He's had the chance to do that over the last two weeks during the Owls' summer camp, which concluded today with a five-school scrimmage at Santa Fe -- Stockman's alma mater.
"To come out here and hit somebody else instead of beating up on each other is a great learning opportunity for our kids," said the former Missouri Valley College guard. "We're just treating it like practice, trying to get better."
Marshall has held its sessions in the morning, typically getting done by 10 a.m., before temperatures skyrocketed in the 100s later in the day. However, that still has meant generally hot, muggy conditions.
Even so, Stockman is encouraged by the players' effort and attitude.
"I've been real happy with the kids," he said. "We've got quite a few kids back out and they're working awfully hard."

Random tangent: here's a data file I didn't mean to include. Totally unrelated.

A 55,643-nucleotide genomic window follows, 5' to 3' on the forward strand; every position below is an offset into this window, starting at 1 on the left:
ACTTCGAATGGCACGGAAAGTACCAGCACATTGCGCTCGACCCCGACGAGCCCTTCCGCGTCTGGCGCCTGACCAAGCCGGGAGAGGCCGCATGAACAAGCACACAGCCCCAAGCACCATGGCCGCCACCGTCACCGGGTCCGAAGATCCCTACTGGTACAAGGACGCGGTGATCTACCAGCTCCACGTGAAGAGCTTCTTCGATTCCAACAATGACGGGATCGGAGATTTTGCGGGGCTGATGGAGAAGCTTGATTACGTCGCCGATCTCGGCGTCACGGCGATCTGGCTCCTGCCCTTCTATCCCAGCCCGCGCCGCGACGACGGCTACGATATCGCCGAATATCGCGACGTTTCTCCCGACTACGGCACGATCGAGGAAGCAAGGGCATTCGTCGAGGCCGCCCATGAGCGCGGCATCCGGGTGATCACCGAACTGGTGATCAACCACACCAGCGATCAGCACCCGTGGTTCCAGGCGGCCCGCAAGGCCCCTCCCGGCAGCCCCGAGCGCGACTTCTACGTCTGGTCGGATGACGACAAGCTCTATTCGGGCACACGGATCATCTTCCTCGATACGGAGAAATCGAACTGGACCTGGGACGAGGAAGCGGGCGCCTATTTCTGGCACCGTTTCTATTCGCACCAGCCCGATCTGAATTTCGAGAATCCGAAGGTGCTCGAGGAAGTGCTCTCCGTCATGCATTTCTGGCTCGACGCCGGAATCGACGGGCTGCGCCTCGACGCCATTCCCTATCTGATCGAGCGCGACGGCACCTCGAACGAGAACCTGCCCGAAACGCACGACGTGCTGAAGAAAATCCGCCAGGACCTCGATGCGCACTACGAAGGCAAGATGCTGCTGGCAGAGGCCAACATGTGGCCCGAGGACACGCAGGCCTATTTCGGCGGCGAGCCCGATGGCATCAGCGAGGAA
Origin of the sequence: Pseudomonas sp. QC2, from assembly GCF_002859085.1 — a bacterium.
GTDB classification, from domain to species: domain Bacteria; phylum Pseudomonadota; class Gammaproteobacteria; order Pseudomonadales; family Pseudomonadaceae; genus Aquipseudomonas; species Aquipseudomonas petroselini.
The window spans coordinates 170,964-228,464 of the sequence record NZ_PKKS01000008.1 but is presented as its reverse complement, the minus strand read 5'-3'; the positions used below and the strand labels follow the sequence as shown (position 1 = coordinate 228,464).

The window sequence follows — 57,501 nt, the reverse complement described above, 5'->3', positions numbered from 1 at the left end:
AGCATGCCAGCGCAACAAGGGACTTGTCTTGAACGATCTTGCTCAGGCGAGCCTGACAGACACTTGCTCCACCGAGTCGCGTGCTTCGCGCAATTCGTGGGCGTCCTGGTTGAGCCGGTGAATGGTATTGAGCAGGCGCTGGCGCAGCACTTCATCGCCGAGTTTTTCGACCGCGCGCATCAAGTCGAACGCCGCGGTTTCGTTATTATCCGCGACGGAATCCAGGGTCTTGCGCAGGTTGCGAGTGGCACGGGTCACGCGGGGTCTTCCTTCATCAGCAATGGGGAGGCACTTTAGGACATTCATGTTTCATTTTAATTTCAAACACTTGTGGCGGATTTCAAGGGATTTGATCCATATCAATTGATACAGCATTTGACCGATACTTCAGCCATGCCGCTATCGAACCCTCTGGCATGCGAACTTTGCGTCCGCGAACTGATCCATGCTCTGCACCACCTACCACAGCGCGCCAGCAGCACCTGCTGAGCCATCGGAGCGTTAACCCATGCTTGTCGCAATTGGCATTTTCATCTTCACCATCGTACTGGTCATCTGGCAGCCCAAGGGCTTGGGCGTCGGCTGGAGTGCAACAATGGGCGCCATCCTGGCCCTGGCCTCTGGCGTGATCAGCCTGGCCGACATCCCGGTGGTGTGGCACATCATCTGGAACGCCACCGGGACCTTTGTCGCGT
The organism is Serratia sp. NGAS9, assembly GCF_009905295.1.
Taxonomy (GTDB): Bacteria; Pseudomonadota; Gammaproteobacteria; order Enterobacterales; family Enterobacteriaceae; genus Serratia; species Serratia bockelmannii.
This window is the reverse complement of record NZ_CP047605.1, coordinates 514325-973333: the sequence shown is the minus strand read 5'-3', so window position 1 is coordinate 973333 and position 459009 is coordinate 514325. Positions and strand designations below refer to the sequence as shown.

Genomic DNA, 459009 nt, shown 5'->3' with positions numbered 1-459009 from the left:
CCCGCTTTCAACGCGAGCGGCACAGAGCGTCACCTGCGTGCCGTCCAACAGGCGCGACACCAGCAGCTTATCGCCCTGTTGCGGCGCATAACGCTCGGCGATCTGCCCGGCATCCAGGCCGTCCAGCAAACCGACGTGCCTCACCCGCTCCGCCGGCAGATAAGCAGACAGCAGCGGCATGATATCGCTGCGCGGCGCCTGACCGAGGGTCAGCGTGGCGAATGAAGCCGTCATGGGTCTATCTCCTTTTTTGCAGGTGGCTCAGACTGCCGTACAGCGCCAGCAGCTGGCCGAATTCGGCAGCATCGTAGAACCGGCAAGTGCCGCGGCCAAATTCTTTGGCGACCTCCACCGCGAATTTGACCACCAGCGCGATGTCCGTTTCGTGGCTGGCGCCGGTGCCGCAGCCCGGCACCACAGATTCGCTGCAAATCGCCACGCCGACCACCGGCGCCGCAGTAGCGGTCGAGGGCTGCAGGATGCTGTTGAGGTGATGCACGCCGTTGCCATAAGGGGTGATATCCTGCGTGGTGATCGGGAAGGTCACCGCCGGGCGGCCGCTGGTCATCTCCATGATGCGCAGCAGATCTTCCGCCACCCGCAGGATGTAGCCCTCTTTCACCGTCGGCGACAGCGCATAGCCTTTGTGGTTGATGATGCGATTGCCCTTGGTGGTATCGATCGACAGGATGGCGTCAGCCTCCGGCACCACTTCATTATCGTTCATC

For the Owls, putting behind last year's 0-10 mark is the top priority, but they appear determined to do just that.
"They're getting better each and every day," Stockman declared. "I'm excited."
Although with incumbent assistant coach Ian Verts in charge of the defense, Marshall may not make many changes on that side of the line. The offense, though, is an entirely different issue -- and getting players familiar with the veer-based scheme will take time.
"We've got our base run game and some of the quick-game and play-action stuff, and that's about it," Stockman explained. "We're going to keep it simple and try to get after people."
One of the biggest issues for the Owls in recent years has been the relatively low level of participation compared to other NCMC and Class 4 programs, with the roster dipping to the low 30s -- freshmen included -- at times last season. So far, numbers appear to be on the uptick.
"Kids still have vacations and some baseball, so they've been missing here and there, but we've had 55-60 kids every day," Stockman noted. "I hope we have even more Aug. 6."